It was a Saturday morning in early December. My husband was out of town and my mom had volunteered to babysit so I could squeeze in a workout before diving into a typically frenetic day with two active toddlers. I arrived home to find a kitchen in chaos: a floor blanketed in sprinkles; countertops covered with cookie sheets, bowls, utensils and bits of dough; and a 3-year-old and 18-month-old clearly under the influence of Christmas cookies.
For a mom like me, this scene is the stuff of nightmares. I’m a Type-A neat freak who can often be found trailing my children around the house with a handheld vacuum.
But here’s the thing: when I looked past the mess, I saw two little pastry chefs in absolute heaven. They couldn’t wait to show me their colorful confections, and the experience was even sweeter because they had been given free reign to decorate as they pleased.
It was then that I formulated my New Year’s parenting resolution for 2016. I resolved to stop standing in the way—intentionally or unintentionally—of valuable experiences for my kids simply because the process seems too messy or tiring for me as a mom. There are plenty of valid reasons to say “no” to a toddler’s request (safety concerns or utter absence of logic, to name a couple), but “I don’t feel like picking play dough out of your hair later” isn’t really one of them.
I must admit, the realization that I was steering my kids away from things I find unpleasant took me a bit by surprise. I am a big proponent of imaginative play, always on the lookout for new parks and toddler-friendly outings in the Bay Area, and was thrilled when my oldest started showing a real interest in art projects. But if I examine our daily lives closely, there is a noticeable absence of items or activities that take me too far out of my Mom Comfort Zone—from glitter and glue sticks, to rainy-day puddle jumping, to the aforementioned cookie baking.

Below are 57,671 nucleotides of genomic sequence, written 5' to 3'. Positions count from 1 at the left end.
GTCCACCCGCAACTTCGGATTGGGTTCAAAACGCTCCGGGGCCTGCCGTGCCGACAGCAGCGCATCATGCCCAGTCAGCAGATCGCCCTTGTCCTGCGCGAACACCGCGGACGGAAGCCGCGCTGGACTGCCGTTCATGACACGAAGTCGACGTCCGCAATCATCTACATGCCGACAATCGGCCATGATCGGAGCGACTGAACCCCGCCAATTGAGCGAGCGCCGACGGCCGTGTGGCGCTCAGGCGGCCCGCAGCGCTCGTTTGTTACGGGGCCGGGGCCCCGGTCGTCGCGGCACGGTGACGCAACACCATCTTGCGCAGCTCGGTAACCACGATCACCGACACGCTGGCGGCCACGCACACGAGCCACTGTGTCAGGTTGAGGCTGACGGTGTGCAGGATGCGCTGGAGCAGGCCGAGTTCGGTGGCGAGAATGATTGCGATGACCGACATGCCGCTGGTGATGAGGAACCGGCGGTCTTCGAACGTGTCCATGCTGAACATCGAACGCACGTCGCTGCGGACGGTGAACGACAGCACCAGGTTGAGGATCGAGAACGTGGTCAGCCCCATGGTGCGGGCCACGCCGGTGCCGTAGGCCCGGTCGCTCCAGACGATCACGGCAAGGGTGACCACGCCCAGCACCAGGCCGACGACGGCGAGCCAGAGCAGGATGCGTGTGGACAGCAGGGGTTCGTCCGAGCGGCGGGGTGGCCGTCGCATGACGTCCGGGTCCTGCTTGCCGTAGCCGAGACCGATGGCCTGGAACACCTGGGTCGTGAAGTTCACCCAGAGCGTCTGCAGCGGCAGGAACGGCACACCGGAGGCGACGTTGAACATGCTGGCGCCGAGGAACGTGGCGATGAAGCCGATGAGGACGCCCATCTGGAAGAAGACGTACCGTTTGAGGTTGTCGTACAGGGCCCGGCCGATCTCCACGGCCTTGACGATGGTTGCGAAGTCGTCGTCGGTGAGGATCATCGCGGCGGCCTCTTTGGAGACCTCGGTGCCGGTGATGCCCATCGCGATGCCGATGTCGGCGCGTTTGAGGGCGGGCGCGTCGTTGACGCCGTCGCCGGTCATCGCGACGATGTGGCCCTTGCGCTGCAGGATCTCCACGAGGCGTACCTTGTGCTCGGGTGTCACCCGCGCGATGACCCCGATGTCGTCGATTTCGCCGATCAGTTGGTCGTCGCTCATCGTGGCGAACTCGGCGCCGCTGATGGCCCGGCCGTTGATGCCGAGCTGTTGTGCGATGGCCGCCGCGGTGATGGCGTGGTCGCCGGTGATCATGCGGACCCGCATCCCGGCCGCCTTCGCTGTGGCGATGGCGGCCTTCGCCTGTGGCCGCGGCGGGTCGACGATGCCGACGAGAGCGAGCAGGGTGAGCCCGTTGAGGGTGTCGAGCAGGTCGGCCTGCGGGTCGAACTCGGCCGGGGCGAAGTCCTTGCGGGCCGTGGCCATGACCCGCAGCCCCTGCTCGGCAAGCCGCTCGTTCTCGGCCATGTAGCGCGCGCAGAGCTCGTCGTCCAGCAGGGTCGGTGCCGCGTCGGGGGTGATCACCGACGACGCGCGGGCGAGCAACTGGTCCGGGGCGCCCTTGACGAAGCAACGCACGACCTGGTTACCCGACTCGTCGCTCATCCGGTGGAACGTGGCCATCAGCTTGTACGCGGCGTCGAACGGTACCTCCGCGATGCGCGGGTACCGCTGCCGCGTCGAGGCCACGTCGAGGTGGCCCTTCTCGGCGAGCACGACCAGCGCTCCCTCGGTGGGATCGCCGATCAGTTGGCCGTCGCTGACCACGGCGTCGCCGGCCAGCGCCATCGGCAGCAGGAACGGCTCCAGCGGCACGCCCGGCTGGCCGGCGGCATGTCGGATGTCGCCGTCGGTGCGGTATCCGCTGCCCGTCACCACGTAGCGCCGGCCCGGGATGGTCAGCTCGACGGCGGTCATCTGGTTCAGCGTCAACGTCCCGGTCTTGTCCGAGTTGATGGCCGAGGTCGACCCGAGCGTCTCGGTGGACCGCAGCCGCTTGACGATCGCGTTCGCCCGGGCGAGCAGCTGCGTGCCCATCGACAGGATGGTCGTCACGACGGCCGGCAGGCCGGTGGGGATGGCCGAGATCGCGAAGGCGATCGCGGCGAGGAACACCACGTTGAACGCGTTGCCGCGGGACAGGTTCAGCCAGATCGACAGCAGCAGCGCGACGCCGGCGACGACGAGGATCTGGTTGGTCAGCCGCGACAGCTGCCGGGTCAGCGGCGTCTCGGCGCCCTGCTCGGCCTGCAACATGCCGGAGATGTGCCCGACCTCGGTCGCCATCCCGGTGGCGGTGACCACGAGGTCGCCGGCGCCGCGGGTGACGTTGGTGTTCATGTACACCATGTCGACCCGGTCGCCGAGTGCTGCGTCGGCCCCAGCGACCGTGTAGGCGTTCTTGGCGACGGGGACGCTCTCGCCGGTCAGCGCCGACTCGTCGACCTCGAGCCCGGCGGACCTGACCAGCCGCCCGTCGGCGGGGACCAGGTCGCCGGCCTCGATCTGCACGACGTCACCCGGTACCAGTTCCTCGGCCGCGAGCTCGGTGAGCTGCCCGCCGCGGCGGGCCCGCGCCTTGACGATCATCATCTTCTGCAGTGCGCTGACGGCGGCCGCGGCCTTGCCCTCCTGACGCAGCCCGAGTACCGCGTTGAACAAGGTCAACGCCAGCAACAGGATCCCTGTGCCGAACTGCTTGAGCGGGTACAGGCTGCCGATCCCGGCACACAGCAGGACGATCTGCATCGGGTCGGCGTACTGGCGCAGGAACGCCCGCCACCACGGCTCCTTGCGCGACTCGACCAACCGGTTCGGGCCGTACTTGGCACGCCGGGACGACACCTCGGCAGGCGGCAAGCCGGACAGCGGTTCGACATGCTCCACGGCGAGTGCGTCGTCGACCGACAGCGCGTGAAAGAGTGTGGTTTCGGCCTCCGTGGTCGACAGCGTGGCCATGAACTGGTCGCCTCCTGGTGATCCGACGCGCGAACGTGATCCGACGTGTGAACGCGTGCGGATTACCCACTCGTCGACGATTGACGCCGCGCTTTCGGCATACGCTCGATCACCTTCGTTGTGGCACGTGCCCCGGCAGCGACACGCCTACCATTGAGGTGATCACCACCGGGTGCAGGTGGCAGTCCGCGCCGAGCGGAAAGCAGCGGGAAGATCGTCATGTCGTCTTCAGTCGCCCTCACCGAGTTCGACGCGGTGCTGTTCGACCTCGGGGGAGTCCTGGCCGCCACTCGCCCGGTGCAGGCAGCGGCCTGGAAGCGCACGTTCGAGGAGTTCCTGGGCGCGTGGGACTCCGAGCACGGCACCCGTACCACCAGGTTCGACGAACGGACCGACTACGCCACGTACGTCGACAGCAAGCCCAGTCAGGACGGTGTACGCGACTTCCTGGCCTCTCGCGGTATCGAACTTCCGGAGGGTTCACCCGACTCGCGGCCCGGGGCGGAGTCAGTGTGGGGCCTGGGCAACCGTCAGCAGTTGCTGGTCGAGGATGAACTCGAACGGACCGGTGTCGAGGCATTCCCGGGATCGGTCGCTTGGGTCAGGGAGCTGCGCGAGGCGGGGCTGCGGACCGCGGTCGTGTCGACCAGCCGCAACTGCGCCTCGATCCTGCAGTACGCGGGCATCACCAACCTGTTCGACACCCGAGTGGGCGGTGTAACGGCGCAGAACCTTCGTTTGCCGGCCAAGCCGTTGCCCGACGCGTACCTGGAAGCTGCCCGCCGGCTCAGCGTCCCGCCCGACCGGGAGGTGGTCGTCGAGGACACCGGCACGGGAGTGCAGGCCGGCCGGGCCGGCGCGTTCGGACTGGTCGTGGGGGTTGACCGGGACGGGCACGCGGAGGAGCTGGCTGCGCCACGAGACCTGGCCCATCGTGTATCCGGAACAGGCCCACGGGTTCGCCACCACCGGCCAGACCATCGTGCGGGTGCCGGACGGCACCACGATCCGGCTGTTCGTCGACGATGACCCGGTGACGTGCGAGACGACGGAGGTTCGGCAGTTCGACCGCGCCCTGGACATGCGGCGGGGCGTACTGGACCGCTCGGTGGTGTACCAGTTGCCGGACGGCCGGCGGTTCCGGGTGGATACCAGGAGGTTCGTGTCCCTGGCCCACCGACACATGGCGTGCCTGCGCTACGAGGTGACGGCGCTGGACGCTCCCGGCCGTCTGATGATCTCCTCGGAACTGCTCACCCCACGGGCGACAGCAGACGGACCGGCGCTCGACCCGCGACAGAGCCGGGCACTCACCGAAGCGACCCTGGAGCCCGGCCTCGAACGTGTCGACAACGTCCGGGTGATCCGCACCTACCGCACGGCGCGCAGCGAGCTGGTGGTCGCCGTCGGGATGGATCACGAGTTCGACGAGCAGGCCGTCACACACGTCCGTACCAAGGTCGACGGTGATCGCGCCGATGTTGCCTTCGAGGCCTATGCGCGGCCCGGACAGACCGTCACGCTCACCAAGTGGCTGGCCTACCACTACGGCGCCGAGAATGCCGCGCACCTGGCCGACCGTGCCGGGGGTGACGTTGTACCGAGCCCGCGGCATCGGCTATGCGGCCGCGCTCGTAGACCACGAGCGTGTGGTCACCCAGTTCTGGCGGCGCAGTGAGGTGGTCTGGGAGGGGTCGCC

In my defense (and in defense of other moms who might see a bit of themselves in this description), a lot of my avoidance stems from the fact that having kids immediately opens you up to a daily barrage of circumstances you simply can’t control. So it’s not too hard to understand why many moms, like me, aren’t exactly eager to open the door to more chaos, such as handing messy baking ingredients to a child who only recently learned to use a spoon. But, like so many decisions in life, it really comes down to weighing the pros and cons.
Cons: This may be messy. This may delay today’s nap. This is unfamiliar territory.
Pros: My kids are having a blast. Okay, I am too.
When you look at it that way, it’s a no brainer.
Great post! I don’t have kids, but I see my sister struggling with this on a regular basis. It’s tough when you want to keep the house clean, but you want to let the kids play as they please.